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Term Life | Whole Life | Universal Life | | Survivorship Life | Mortgage Protection

Life Insurance

You need life insurance if you owe somebody or love somebody … it's that simple.

Although there are two primary forms of life insurance, Term and Whole Life, the variations of coverage under each category is fairly extensive. The most popular types are detailed below.

At its basic level, life insurance protects the insured's family in the event of the policy holder's death, paying out to the designated benefactor.

The insurance can also be used to protect a mortgage, estate, business (against the loss of a key employee), or even to fund a retirement or as an employment benefit. The most typical approach to determining the amount of coverage is to base it on income replacement, usually about 5-10 times the insured's annual salary.

Term Life

Term insurance is "renting" coverage for a period of time, paying out a benefit amount after the policy holder's death. It's the least expensive and simplest life insurance option, as there's no cash value. The primary advantage is that the policy holder's rate remains unchanged for the duration of the term of the coverage.

A related type of coverage is Return-of-Premium insurance. Although this insurance can cost about two times as much as term, it's attractive because at the end of the term, the insurer refunds all your premiums. In other words, it's possible to have coverage for a designated period, and at the end, the net cost will be zero.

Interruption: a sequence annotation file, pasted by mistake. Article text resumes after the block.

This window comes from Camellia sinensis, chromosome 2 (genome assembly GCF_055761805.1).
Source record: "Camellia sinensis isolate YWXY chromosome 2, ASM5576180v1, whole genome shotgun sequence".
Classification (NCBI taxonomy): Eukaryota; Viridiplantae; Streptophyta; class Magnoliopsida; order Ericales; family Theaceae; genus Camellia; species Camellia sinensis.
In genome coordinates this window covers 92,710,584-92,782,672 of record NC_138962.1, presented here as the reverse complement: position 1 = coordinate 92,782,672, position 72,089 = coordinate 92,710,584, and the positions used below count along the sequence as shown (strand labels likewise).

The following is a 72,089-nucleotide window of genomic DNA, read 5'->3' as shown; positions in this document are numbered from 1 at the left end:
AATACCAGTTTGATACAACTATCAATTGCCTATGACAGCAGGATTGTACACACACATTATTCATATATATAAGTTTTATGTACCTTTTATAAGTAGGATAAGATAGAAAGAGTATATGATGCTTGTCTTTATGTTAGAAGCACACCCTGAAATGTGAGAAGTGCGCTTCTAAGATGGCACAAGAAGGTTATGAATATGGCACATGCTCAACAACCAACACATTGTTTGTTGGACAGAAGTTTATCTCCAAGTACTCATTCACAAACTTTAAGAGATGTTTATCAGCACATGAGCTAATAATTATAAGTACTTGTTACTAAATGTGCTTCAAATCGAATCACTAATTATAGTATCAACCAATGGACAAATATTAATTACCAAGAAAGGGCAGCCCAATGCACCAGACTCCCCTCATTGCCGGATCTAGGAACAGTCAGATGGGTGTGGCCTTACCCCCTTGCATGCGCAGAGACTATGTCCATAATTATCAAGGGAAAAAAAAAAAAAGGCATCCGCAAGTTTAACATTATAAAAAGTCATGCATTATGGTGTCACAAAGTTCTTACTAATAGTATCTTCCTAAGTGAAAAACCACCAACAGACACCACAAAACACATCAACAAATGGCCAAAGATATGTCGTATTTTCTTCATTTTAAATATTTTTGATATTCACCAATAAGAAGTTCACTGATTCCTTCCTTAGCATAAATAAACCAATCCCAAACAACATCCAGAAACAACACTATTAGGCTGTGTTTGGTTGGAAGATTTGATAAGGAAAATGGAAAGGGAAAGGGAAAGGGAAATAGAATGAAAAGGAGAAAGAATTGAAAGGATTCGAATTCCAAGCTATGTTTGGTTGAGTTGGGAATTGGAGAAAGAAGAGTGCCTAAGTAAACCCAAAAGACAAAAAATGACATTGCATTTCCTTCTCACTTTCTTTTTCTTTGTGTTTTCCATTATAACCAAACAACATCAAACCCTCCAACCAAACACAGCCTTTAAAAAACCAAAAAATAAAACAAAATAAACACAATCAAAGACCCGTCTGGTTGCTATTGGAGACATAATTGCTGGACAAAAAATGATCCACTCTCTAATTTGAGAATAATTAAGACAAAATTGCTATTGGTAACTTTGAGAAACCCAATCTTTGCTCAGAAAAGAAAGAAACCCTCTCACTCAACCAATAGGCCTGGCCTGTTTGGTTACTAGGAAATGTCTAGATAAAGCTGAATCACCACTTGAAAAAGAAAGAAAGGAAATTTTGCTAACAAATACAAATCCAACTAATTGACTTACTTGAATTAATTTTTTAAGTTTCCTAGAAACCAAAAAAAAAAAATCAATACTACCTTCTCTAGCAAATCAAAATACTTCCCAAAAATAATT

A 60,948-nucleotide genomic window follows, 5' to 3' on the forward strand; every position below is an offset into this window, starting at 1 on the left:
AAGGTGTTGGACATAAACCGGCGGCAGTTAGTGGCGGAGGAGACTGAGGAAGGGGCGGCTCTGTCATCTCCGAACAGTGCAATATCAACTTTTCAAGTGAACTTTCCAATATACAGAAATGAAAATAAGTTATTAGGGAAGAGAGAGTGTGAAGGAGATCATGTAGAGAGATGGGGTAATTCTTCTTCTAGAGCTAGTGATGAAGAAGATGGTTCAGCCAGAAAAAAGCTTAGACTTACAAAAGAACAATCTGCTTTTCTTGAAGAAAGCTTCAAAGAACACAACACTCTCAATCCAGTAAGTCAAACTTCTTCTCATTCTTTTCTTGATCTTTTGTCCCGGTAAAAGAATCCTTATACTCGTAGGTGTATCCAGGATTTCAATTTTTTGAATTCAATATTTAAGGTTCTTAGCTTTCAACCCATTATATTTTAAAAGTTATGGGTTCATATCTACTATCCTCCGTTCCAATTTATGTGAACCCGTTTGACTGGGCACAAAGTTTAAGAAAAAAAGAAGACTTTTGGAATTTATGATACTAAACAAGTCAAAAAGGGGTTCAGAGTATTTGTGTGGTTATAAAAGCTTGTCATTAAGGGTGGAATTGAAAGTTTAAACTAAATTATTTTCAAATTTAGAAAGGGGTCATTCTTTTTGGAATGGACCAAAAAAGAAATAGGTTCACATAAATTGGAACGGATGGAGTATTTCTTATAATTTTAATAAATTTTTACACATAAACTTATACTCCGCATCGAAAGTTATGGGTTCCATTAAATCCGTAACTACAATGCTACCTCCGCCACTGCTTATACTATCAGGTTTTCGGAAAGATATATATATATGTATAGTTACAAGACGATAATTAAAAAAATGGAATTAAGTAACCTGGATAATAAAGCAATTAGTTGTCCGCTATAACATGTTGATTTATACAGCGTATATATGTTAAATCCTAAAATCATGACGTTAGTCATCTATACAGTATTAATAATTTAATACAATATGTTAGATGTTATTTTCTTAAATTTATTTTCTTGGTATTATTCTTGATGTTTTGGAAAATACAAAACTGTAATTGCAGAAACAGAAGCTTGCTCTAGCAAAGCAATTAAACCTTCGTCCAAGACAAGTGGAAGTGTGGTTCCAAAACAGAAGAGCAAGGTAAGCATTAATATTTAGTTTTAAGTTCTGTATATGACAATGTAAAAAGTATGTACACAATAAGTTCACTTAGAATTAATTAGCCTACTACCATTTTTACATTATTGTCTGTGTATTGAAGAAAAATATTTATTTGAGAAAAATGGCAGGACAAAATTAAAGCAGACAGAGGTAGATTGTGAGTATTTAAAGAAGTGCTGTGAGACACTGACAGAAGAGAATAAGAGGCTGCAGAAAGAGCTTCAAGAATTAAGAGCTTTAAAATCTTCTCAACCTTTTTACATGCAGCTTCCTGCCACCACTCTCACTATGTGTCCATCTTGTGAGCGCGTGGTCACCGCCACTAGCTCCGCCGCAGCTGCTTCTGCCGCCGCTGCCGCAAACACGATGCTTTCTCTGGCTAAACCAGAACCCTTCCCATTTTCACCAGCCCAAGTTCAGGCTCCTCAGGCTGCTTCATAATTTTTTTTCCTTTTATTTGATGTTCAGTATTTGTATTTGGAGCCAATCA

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Whole Life

Whole life is a form of "permanent" life insurance that offers three guarantees:

  • A death benefit
  • A cash value growth rate
  • A fixed premium

Although whole life insurance has the highest premiums, buyers are attracted by the death benefit and the minimal risk of policy lapse.

In addition the cash value account, which grows at a designated rate, can be treated as a liquid financial asset for a variety of uses. For example, policy holders may borrow up to 90% of the value tax free to cover the down payment on a home.

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Universal Life

Universal life insurance is similar to whole life but does not offer the same guarantees; instead, its primary benefits are flexibility and affordability. For example, the death benefit, premiums, and cash value are constantly adjustable, which means universal life is a more practical investment vehicle.

Universal life requires the policy holders to carefully manage the cash value account as there are no set payments – they pay whatever and whenever they want. The insurance company takes its fees out of the cash value account, so policy holders must be diligent money managers. This "responsibility" allows insurers to charge less than whole life, but universal life is still more expensive than term insurance.

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Survivorship Life

Survivorship life insurance (also known as "second-to-die" policies) is unique because it insures the lives of two people – usually a husband and wife. In this case, the death benefit isn't paid until the passing of the second insured. The primary advantages of survivorship life coverage are:

  • It's often less expensive than two individual policies.
  • The policy may be available even if one of the spouses is less healthy and "uninsurable" by traditional life insurance standards.

Although it's often intended to pay the estate taxes, survivorship life is also used to benefit a charity or establish wealth for future generations.

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Mortgage Protection



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07. 01. 09
Pattie Millen

"What can I say.....Ed saved my life!
A number of years ago, my sister called and said I've given this insurance agent your name and I want you to let him into your living room ......I could've rung her neck!...


10. 11. 09
Tesa Shepherd, Office Manager

"My sister became a widow at 39. Ed had not only sold she and my brother-in-law life insurance – but a disability policy too that allowed her to take care of her husband as well as their 5 year old child when he became too sick to work...